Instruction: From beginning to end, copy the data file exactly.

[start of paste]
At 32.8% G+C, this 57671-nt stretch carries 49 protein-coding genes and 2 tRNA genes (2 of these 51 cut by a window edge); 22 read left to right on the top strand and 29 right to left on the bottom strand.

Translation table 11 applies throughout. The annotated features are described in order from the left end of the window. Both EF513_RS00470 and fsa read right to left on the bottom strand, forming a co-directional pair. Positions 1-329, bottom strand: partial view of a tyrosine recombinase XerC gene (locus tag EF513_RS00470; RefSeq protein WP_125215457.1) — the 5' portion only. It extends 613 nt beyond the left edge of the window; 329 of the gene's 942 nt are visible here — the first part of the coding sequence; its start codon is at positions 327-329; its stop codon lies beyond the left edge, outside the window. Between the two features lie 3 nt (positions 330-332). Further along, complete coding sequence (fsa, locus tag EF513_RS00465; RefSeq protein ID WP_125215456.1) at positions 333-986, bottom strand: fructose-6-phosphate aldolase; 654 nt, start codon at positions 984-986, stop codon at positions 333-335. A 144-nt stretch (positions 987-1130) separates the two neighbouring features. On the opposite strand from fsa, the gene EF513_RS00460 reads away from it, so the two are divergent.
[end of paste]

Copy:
At 32.8% G+C, this 57671-nt stretch carries 49 protein-coding genes and 2 tRNA genes (2 of these 51 cut by a window edge); 22 read left to right on the top strand and 29 right to left on the bottom strand.

Translation table 11 applies throughout. The annotated features are described in order from the left end of the window. Both EF513_RS00470 and fsa read right to left on the bottom strand, forming a co-directional pair. Positions 1-329, bottom strand: partial view of a tyrosine recombinase XerC gene (locus tag EF513_RS00470; RefSeq protein WP_125215457.1) — the 5' portion only. It extends 613 nt beyond the left edge of the window; 329 of the gene's 942 nt are visible here — the first part of the coding sequence; its start codon is at positions 327-329; its stop codon lies beyond the left edge, outside the window. Between the two features lie 3 nt (positions 330-332). Further along, complete coding sequence (fsa, locus tag EF513_RS00465; RefSeq protein ID WP_125215456.1) at positions 333-986, bottom strand: fructose-6-phosphate aldolase; 654 nt, start codon at positions 984-986, stop codon at positions 333-335. A 144-nt stretch (positions 987-1130) separates the two neighbouring features. On the opposite strand from fsa, the gene EF513_RS00460 reads away from it, so the two are divergent.